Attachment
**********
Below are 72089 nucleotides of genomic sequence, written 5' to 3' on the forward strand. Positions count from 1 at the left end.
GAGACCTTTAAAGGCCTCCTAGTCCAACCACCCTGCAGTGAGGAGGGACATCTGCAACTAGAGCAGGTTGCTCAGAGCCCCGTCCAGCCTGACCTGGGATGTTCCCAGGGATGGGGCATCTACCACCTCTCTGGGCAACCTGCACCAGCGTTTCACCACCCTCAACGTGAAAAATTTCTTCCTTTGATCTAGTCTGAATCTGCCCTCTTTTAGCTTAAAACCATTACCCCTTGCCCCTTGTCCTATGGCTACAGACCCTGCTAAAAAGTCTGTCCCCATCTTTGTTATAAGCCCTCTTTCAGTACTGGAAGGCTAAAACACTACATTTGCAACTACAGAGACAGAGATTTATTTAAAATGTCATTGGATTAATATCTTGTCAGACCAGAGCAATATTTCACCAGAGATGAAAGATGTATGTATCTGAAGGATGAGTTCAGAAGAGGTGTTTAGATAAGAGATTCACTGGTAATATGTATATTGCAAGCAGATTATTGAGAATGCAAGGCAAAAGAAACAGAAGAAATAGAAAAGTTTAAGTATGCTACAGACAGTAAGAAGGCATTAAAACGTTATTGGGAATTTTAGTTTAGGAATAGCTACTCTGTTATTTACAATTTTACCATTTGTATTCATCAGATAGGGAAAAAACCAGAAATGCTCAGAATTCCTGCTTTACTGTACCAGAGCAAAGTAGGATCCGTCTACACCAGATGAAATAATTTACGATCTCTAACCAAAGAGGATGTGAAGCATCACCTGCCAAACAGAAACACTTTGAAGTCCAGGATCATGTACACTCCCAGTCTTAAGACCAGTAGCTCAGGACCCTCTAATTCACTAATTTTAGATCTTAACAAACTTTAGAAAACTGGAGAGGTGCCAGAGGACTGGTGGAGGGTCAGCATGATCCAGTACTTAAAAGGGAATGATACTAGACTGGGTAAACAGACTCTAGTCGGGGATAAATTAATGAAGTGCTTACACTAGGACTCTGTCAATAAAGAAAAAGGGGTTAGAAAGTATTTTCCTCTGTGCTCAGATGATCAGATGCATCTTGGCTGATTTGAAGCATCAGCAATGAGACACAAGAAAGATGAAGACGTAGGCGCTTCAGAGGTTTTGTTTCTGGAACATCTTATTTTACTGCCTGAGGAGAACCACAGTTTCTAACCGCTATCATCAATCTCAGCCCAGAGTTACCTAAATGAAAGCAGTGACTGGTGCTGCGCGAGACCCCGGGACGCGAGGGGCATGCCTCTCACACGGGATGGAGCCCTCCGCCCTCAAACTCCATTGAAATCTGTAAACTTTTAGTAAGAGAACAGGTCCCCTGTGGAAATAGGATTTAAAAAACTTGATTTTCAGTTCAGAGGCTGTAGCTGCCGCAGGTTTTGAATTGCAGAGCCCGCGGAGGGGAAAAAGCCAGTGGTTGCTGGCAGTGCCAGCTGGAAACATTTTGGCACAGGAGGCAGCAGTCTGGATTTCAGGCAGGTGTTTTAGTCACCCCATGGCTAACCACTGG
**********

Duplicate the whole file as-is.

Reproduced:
Below are 72089 nucleotides of genomic sequence, written 5' to 3' on the forward strand. Positions count from 1 at the left end.
GAGACCTTTAAAGGCCTCCTAGTCCAACCACCCTGCAGTGAGGAGGGACATCTGCAACTAGAGCAGGTTGCTCAGAGCCCCGTCCAGCCTGACCTGGGATGTTCCCAGGGATGGGGCATCTACCACCTCTCTGGGCAACCTGCACCAGCGTTTCACCACCCTCAACGTGAAAAATTTCTTCCTTTGATCTAGTCTGAATCTGCCCTCTTTTAGCTTAAAACCATTACCCCTTGCCCCTTGTCCTATGGCTACAGACCCTGCTAAAAAGTCTGTCCCCATCTTTGTTATAAGCCCTCTTTCAGTACTGGAAGGCTAAAACACTACATTTGCAACTACAGAGACAGAGATTTATTTAAAATGTCATTGGATTAATATCTTGTCAGACCAGAGCAATATTTCACCAGAGATGAAAGATGTATGTATCTGAAGGATGAGTTCAGAAGAGGTGTTTAGATAAGAGATTCACTGGTAATATGTATATTGCAAGCAGATTATTGAGAATGCAAGGCAAAAGAAACAGAAGAAATAGAAAAGTTTAAGTATGCTACAGACAGTAAGAAGGCATTAAAACGTTATTGGGAATTTTAGTTTAGGAATAGCTACTCTGTTATTTACAATTTTACCATTTGTATTCATCAGATAGGGAAAAAACCAGAAATGCTCAGAATTCCTGCTTTACTGTACCAGAGCAAAGTAGGATCCGTCTACACCAGATGAAATAATTTACGATCTCTAACCAAAGAGGATGTGAAGCATCACCTGCCAAACAGAAACACTTTGAAGTCCAGGATCATGTACACTCCCAGTCTTAAGACCAGTAGCTCAGGACCCTCTAATTCACTAATTTTAGATCTTAACAAACTTTAGAAAACTGGAGAGGTGCCAGAGGACTGGTGGAGGGTCAGCATGATCCAGTACTTAAAAGGGAATGATACTAGACTGGGTAAACAGACTCTAGTCGGGGATAAATTAATGAAGTGCTTACACTAGGACTCTGTCAATAAAGAAAAAGGGGTTAGAAAGTATTTTCCTCTGTGCTCAGATGATCAGATGCATCTTGGCTGATTTGAAGCATCAGCAATGAGACACAAGAAAGATGAAGACGTAGGCGCTTCAGAGGTTTTGTTTCTGGAACATCTTATTTTACTGCCTGAGGAGAACCACAGTTTCTAACCGCTATCATCAATCTCAGCCCAGAGTTACCTAAATGAAAGCAGTGACTGGTGCTGCGCGAGACCCCGGGACGCGAGGGGCATGCCTCTCACACGGGATGGAGCCCTCCGCCCTCAAACTCCATTGAAATCTGTAAACTTTTAGTAAGAGAACAGGTCCCCTGTGGAAATAGGATTTAAAAAACTTGATTTTCAGTTCAGAGGCTGTAGCTGCCGCAGGTTTTGAATTGCAGAGCCCGCGGAGGGGAAAAAGCCAGTGGTTGCTGGCAGTGCCAGCTGGAAACATTTTGGCACAGGAGGCAGCAGTCTGGATTTCAGGCAGGTGTTTTAGTCACCCCATGGCTAACCACTGG